* No details on number of shares, price range
* To trade under "GRPN"; no exchange specified
* Posted revenue of $644.7 mln in first quarter
* Posted quarterly loss of $146.48 mln, sees rising costs
(Adds CEO Mason comment, venture capital, details from SEC
filing, PALOS VERDES dateline; changes second byline)
By Jennifer Saba and Sarah McBride
NEW YORK/PALOS VERDES, Calif., June 2 Daily
deals site Groupon Inc filed for an initial public offering,
hoping to capitalize on the biggest investor stampede into Web
start-ups since the dotcom bubble burst a decade ago.
The company filed on Thursday to raise up to $750 million
in its IPO, an offering that has been speculated about for
months and that will be watched as a barometer of whether
Internet valuations have become too rich.
In April, a source told Reuters that Groupon could raise as
much as $1 billion in an IPO that could value it at $15 billion
to $20 billion. [ID:nN14107204]
Thursday's filing did not specify the number of shares to
be sold in the IPO, the price range, or the exchange, though it
did say the shares would trade under the symbol "GRPN." It also
said the $750 million figure is preliminary and may change.
Other Web companies including LinkedIn Corp LNKD.N and
China's Renren Inc (RENN.N) have had strong IPO premieres, and
anticipation is building toward a fever pitch for potential
offerings by Facebook and Twitter. Pandora, a Web radio
company, raised its IPO size to up to $141.6 million on
Thursday -- 40 percent more than estimates. [ID:nL3E7H22Z6]
Some doubt whether the buzz surrounding the new Web
generation is justified, warning that the hype is reminiscent
of the atmosphere prior to the dotcom bust in 2001.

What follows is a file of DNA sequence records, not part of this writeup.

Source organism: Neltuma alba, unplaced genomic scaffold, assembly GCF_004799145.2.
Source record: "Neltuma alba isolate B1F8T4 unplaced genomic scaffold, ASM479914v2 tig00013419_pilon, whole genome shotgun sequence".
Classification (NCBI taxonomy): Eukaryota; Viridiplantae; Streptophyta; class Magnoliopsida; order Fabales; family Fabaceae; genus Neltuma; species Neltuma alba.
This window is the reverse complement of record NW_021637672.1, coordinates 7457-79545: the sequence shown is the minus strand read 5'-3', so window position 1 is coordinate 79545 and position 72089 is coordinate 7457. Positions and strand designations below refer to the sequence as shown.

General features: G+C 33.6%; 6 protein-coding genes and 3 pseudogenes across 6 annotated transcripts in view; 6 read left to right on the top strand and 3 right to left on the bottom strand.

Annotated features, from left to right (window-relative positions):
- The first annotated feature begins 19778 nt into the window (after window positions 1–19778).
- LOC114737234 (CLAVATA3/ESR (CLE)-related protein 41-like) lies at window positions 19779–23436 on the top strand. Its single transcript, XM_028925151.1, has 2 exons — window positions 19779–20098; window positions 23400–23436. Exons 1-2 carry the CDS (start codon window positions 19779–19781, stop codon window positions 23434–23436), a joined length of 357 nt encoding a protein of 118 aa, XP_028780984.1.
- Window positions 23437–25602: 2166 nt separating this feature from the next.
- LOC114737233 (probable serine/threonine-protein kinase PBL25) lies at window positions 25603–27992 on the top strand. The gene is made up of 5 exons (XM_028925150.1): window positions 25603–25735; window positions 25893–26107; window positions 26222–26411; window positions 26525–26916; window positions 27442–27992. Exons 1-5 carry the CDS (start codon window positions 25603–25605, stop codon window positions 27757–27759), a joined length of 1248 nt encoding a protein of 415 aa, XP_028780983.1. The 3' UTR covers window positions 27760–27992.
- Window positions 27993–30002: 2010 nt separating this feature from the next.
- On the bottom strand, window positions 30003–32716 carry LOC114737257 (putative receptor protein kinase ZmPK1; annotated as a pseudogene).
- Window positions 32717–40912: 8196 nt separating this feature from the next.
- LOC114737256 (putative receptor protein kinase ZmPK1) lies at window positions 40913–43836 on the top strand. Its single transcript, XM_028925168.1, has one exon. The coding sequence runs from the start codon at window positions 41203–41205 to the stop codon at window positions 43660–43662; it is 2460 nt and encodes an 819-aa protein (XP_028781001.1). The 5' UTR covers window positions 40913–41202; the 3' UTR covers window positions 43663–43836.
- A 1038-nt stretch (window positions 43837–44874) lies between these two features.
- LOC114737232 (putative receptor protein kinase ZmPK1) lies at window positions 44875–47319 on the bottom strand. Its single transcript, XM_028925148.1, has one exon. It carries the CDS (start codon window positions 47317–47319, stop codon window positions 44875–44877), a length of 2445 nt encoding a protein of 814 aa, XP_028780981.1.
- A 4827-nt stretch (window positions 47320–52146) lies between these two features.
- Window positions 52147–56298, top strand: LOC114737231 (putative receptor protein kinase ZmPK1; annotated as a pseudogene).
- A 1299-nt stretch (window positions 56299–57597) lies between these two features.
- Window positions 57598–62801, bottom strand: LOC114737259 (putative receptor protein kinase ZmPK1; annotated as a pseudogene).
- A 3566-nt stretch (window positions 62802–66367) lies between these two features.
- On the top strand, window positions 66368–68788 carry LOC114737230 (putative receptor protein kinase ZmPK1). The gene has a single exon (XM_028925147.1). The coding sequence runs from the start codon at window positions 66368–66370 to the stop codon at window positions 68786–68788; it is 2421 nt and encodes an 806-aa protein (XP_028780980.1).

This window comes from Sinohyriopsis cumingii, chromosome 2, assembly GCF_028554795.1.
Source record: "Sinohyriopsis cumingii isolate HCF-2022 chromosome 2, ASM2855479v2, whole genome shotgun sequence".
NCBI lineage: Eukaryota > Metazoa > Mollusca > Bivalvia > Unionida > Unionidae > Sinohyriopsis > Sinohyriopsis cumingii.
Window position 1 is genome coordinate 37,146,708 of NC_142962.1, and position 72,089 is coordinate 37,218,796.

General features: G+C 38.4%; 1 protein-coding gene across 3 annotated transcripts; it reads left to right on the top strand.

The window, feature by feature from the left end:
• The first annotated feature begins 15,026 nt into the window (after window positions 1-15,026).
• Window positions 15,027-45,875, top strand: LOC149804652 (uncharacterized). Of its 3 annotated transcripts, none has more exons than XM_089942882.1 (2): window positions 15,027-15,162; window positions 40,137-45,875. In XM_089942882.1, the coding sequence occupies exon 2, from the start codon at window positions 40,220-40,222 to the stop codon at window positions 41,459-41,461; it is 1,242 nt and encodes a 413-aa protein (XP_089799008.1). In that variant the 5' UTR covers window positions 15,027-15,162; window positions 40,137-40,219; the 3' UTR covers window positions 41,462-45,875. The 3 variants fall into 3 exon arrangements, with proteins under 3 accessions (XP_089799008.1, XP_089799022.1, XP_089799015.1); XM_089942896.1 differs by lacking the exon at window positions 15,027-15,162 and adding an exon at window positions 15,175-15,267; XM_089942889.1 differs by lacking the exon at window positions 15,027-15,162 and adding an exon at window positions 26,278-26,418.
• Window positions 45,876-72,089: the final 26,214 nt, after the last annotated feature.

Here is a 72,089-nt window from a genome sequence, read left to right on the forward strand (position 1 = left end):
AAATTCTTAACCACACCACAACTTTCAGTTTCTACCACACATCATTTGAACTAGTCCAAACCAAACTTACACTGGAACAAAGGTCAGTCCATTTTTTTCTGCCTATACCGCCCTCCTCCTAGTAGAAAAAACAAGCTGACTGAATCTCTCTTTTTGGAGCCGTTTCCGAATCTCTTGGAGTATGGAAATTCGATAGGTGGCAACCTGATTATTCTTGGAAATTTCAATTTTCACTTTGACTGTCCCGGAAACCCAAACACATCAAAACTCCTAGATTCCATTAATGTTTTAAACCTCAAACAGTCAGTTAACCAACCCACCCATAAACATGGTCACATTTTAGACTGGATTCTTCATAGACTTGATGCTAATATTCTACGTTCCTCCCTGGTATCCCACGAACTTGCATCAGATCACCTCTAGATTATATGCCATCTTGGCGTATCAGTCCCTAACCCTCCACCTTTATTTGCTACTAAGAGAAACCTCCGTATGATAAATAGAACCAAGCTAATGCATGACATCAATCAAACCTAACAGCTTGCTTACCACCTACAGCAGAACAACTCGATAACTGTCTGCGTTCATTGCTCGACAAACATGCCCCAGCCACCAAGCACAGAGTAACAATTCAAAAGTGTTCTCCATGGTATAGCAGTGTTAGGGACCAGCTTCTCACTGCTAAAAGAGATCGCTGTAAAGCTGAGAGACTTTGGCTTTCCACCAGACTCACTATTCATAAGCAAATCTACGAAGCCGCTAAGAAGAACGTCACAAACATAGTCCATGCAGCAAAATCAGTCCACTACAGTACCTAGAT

Groupon has also been called into question by critics who
say its business -- essentially a coupon service -- can be
easily replicated both by startups and existing Web
powerhouses. Google (GOOG.O) has already begun such a service.
At the All Things Digital conference Wednesday, Groupon
Chief Executive Andrew Mason himself admitted he feared
possible competition from businesses that "have some twist on
the model we haven't thought of yet."
"I think investors will go for this one," said Ryan Jacob,
chairman and chief investment officer of Jacob Funds, which
includes the Jacob Internet Fund. "Whether or not it's worth
the valuation it comes at is still an open question."
Groupon in the filing warned that it has incurred losses
ever since its birth 2-1/2 years ago, that its technology may
not be up to the task of handling demand, that expenses are
bound to rise, and that the market may not continue to grow.
"As with any business in a 30-month-old industry, the path
to success will have twists and turns, moments of brilliance
and other moments of sheer stupidity," Mason, 30, said in a
letter to potential stockholders that was attached to the
Reuters Breakingviews [ID:nN02283137]
Key facts on Groupon, market [ID:nN02275753]
BUBBLE? WHAT BUBBLE?
Groupon backer Marc Andreessen, the Netscape co-founder who